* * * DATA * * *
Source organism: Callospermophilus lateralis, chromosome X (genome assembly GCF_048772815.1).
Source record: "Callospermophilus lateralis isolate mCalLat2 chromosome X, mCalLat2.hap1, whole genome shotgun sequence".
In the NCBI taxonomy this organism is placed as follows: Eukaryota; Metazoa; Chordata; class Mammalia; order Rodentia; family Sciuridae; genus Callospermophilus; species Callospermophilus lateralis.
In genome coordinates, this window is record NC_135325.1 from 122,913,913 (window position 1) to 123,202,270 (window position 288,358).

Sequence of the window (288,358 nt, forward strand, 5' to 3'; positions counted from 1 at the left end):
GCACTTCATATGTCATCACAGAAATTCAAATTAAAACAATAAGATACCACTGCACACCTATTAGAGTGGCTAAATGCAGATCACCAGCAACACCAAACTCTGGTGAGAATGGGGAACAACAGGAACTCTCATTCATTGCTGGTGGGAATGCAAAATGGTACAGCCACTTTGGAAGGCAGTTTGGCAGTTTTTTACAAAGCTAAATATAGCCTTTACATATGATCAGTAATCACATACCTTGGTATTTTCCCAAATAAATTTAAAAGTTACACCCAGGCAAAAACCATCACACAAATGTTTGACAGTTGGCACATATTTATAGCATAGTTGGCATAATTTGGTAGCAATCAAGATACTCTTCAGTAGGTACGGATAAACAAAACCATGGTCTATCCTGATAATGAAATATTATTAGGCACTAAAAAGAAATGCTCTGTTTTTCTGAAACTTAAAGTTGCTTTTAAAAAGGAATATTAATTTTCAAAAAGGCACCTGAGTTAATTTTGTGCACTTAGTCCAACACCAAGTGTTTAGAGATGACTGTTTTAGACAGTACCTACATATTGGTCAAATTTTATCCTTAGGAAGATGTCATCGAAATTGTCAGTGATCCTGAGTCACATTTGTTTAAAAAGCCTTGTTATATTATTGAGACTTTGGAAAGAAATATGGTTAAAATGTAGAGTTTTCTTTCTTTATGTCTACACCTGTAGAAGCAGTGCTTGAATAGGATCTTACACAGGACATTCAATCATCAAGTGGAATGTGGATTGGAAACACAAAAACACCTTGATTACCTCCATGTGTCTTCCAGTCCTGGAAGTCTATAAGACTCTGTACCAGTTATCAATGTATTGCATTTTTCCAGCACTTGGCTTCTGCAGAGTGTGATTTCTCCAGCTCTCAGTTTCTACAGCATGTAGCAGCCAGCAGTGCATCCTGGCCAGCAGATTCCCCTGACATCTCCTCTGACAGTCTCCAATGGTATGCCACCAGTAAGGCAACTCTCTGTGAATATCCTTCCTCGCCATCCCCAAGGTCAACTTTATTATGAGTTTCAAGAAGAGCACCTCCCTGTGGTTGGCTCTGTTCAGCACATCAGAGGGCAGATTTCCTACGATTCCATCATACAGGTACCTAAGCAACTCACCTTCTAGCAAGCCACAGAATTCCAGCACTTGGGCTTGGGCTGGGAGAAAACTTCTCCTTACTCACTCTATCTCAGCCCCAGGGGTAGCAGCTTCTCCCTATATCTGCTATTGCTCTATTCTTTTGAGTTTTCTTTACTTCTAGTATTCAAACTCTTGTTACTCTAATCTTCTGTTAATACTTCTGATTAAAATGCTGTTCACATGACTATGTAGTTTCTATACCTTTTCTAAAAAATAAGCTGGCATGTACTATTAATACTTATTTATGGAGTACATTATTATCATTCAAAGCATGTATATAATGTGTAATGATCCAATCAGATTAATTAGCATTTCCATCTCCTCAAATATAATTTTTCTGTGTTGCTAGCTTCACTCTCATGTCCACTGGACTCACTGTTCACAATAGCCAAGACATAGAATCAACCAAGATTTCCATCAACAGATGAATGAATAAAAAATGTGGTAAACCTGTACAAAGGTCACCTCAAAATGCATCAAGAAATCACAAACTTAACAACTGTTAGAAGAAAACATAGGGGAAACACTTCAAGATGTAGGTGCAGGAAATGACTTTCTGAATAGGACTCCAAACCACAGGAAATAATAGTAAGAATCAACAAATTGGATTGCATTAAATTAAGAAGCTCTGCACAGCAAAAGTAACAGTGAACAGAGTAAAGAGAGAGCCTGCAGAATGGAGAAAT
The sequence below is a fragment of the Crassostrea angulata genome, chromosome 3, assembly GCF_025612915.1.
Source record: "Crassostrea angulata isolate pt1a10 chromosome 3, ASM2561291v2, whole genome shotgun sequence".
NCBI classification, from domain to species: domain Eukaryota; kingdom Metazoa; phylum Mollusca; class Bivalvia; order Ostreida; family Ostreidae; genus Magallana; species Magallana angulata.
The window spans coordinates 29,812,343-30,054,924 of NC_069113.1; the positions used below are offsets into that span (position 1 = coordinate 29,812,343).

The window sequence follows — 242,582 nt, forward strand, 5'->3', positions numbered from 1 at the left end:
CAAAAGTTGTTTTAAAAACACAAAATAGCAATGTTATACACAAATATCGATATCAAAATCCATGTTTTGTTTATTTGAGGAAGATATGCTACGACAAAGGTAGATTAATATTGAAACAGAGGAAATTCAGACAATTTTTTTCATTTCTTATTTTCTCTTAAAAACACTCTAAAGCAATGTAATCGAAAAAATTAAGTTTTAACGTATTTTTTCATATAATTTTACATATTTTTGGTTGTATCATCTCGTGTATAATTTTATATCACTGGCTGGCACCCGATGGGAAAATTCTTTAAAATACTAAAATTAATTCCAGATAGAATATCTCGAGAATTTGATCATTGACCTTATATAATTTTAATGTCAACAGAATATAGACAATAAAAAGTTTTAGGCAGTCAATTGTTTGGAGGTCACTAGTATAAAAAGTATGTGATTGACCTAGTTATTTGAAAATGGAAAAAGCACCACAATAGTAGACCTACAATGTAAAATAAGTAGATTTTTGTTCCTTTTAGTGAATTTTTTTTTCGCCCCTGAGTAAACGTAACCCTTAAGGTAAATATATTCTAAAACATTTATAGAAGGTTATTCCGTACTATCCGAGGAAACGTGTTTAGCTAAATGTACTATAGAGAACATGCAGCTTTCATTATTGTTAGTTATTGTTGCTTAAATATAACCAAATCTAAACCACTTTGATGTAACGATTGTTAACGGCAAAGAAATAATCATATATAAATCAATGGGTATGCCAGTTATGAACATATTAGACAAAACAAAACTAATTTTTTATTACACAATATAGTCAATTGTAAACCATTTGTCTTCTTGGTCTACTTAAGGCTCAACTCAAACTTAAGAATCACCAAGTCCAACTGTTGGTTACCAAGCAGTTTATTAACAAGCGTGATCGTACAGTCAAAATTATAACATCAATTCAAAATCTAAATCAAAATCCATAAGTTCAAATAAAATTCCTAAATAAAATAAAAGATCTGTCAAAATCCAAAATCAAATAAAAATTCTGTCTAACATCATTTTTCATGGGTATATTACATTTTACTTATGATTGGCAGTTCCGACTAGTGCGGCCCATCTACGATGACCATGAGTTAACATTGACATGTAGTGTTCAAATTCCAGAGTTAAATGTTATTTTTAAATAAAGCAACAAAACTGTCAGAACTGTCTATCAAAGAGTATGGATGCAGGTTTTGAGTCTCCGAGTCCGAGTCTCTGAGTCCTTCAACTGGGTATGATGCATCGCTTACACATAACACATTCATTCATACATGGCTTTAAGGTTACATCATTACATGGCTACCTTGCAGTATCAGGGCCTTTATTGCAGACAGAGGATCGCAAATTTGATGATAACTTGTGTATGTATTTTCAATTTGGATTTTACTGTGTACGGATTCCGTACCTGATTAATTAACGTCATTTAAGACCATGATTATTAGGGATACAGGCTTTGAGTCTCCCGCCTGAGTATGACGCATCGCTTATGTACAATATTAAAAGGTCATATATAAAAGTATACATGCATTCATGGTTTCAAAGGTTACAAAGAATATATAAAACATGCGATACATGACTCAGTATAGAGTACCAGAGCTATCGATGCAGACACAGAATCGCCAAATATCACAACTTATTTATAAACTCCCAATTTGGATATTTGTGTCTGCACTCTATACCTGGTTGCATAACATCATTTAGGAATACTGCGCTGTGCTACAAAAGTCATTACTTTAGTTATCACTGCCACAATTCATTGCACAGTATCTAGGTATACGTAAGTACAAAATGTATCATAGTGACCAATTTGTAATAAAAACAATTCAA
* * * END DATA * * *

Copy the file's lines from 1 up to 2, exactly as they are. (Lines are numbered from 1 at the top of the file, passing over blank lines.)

Source organism: Callospermophilus lateralis, chromosome X (genome assembly GCF_048772815.1).
Source record: "Callospermophilus lateralis isolate mCalLat2 chromosome X, mCalLat2.hap1, whole genome shotgun sequence".